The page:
The Writer’s Notebook – Don't Leave Home Without It

by Randy Murray on January 25, 2010

This week I’ll be publishing five short posts on the craft of writing.

Today: The Writer’s Notebook

My Writer's Notebook

Novelist, blogger, marketing or business scribe, poet. It doesn’t matter what kind of writer you are or aspire to be, once you begin to think like a one you’ll find that ideas, phrases, and whole pieces can come to you at any moment. And one of the most frustrating things is to have that great idea, only later to discover that you can’t remember what it was.

Don’t let that happen to you. You need two things: the habit of capturing EVERYTHING and a place to capture it.

I find the best way for me is the writer’s notebook. I like the Moleskine large squared version. I don’t carry it with me absolutely everywhere, but I ALWAYS have a folded 3×5 card or a Picopad in my wallet and at least two pens somewhere on my person (the picopad has one with it; I also carry a Wallet Pen as well. And I most like carry either my Fischer Space Pen or my Montblanc Meisterstuck Black Ballpoint). The trick is to recognize when you have an idea and jot enough down to remember what it is. Sometimes it will be just a phrase. Often you’ll need to record a long section. But you must record it.

Use your phone to send yourself a message, use a tape recorder, write it on your hand. It doesn’t matter, but you must capture your idea before it gets away. Later you can drop the captured idea into your inbox and when there’s time, process it into that single place where you can find all of your ideas. For me, that place is my writer’s notebook, but you might use a plain text file on your computer, a white board, Google Doc, etc. Whatever works for you.

Here’s why I like a physical notebook. As time passes, you can review your ideas by flipping thru the pages. Unlike a computer file, your handwriting will help convey the energy and excitement of the idea. And if you’re like me, the mere act of transcribing to a computer file causes you to edit and cool down the excitement.  Your ideas need to be raw, energetic, and alive. In a notebook, you can also include doodles, drawings, clippings, anything that helps you recapture your thought process and preserve it for that future you who might make something of it.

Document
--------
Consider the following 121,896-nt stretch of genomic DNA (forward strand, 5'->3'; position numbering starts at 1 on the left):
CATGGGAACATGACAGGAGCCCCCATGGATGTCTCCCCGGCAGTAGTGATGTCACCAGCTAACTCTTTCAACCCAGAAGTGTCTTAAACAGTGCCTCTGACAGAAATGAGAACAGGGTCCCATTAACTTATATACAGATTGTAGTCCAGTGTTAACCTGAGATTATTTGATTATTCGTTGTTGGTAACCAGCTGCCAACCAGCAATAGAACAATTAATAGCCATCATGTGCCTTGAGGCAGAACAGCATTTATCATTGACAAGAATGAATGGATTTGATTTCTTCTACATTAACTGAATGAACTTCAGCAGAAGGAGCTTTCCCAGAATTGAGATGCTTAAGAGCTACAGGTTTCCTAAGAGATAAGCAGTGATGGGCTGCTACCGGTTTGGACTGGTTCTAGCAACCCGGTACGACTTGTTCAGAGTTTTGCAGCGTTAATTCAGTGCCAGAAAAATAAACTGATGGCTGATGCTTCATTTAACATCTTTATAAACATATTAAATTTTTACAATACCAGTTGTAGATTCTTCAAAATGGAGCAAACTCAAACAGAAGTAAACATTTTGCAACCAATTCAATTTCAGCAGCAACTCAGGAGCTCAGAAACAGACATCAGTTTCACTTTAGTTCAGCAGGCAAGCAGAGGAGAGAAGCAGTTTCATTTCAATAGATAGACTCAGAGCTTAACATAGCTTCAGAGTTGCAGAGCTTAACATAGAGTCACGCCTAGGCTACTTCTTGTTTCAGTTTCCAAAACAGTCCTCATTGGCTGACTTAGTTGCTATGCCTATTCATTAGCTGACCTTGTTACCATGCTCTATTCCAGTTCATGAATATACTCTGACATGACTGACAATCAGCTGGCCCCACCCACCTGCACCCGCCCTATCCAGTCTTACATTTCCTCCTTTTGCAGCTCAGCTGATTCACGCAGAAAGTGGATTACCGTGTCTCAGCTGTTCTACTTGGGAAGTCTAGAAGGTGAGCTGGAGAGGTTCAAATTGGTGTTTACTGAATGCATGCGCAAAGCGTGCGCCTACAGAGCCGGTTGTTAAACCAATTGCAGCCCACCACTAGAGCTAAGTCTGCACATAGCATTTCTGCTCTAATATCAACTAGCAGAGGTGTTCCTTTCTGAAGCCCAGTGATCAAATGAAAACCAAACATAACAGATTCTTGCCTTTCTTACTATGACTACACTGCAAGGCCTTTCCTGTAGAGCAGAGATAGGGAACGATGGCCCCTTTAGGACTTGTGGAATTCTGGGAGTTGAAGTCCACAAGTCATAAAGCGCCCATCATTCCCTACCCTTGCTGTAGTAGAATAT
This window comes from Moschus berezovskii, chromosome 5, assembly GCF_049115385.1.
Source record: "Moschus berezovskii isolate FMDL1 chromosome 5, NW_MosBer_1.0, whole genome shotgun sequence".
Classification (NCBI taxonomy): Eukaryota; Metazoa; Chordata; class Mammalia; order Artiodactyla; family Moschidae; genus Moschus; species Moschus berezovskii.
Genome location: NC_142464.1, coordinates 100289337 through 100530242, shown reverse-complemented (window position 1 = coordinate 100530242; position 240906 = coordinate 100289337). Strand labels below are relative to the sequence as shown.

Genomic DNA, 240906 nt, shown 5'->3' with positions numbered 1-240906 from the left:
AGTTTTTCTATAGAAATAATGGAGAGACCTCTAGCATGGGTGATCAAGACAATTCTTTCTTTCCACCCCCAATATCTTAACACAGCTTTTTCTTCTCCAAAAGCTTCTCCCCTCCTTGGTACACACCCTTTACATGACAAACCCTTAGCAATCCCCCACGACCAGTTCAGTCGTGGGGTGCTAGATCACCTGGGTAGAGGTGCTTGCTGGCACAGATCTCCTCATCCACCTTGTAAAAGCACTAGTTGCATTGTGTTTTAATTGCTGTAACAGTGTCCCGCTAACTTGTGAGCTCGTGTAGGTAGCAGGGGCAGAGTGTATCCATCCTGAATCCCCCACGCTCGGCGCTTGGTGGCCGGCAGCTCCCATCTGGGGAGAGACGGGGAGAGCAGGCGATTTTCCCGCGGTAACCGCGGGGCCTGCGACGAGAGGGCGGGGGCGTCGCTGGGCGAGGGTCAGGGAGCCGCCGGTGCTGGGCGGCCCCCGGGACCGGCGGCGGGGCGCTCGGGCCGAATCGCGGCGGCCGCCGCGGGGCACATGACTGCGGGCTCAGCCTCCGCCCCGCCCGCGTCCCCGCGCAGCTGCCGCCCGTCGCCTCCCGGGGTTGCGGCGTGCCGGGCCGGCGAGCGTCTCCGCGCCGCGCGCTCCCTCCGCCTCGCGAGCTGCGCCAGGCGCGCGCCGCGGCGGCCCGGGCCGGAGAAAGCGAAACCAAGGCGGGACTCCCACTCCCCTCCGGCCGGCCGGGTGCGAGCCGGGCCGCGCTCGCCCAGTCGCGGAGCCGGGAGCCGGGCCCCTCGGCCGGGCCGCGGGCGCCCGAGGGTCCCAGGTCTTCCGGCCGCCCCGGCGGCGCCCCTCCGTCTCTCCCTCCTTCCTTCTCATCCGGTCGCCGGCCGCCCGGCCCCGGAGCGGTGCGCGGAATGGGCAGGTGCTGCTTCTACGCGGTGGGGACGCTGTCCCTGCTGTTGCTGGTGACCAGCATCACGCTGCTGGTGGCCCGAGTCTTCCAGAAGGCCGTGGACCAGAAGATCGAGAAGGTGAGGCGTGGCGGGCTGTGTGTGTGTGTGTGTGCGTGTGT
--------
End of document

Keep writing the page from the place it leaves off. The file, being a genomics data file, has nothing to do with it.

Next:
Most ideas will go nowhere, but sometimes an idea you had years ago will suddenly leap out at you. Now is the time. Your notebook has kept it for you.

From time to time as you add new material to your notebook, you’ll leaf through the pages and things will leap out at you. It works for me. The story kernel for the novel I’m working on now came in 1994. If I didn’t have it captured I might never have remembered what I had been thinking then.

And find a safe place where you can store your journals and notebooks. I’ve got a stack that’s knee high, tracking back thru college.

The The Writer’s Notebook – Don't Leave Home Without It by Randy Murray, unless otherwise expressly stated, is licensed under a Creative Commons Attribution-NonCommercial-ShareAlike 3.0 Unported License.

{ 4 comments… read them below or add one }

chastiser January 25, 2010 at 9:44 am

I totally agree with you. I never leave home without a notebook, I even have a habit of always carrying around a copy of Mary Shelley’s Frankenstein to remind myself why I want to write.

The notepad has saved me so many times, with writing down ideas and just emptying my mind of all the thoughts.


Randy Murray January 25, 2010 at 10:31 am

Thanks for commenting.

I keep a copy of the Complete Works of William Shakespeare in my car for similar reasons.



Mari January 25, 2010 at 2:59 pm

Being prepared is a survival primer for the creation of an idea.

It only takes one “ugh, I can’t remember that great idea” to recognize the benefit of preparedness. You’re right: whether written or recorded, getting those ideas down when they occur is the key.


Randy Murray January 25, 2010 at 3:08 pm

I like that - your notebook is a matter of survival. For a writer there’s nothing worse than losing an idea. The thought of losing a whole notebook full makes me shudder.

Each of my notebooks has my name and contact info inside the front cover AND the offer of a reward if found. Please don’t use this as an excuse to steal my notebooks to sell back to me. I’m onto you!



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